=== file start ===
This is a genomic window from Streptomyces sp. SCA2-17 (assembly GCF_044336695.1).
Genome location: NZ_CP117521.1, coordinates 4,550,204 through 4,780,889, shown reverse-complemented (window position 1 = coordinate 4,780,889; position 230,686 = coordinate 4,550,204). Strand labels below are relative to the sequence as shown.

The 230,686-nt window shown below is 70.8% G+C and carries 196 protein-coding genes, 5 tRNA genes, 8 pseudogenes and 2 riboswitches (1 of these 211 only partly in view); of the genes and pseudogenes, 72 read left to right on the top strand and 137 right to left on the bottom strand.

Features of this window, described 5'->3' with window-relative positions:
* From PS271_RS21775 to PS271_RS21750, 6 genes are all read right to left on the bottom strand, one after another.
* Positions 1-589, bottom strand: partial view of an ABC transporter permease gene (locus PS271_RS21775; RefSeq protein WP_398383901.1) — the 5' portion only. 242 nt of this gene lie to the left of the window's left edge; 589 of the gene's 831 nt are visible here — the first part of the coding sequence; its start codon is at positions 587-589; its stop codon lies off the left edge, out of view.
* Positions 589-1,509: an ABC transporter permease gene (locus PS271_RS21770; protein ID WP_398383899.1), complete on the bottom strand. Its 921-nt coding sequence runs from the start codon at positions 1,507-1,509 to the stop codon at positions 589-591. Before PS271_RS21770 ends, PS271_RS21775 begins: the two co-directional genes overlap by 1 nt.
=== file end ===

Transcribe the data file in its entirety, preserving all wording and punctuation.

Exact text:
This is a genomic window from Streptomyces sp. SCA2-17 (assembly GCF_044336695.1).
Genome location: NZ_CP117521.1, coordinates 4,550,204 through 4,780,889, shown reverse-complemented (window position 1 = coordinate 4,780,889; position 230,686 = coordinate 4,550,204). Strand labels below are relative to the sequence as shown.

The 230,686-nt window shown below is 70.8% G+C and carries 196 protein-coding genes, 5 tRNA genes, 8 pseudogenes and 2 riboswitches (1 of these 211 only partly in view); of the genes and pseudogenes, 72 read left to right on the top strand and 137 right to left on the bottom strand.

Features of this window, described 5'->3' with window-relative positions:
* From PS271_RS21775 to PS271_RS21750, 6 genes are all read right to left on the bottom strand, one after another.
* Positions 1-589, bottom strand: partial view of an ABC transporter permease gene (locus PS271_RS21775; RefSeq protein WP_398383901.1) — the 5' portion only. 242 nt of this gene lie to the left of the window's left edge; 589 of the gene's 831 nt are visible here — the first part of the coding sequence; its start codon is at positions 587-589; its stop codon lies off the left edge, out of view.
* Positions 589-1,509: an ABC transporter permease gene (locus PS271_RS21770; protein ID WP_398383899.1), complete on the bottom strand. Its 921-nt coding sequence runs from the start codon at positions 1,507-1,509 to the stop codon at positions 589-591. Before PS271_RS21770 ends, PS271_RS21775 begins: the two co-directional genes overlap by 1 nt.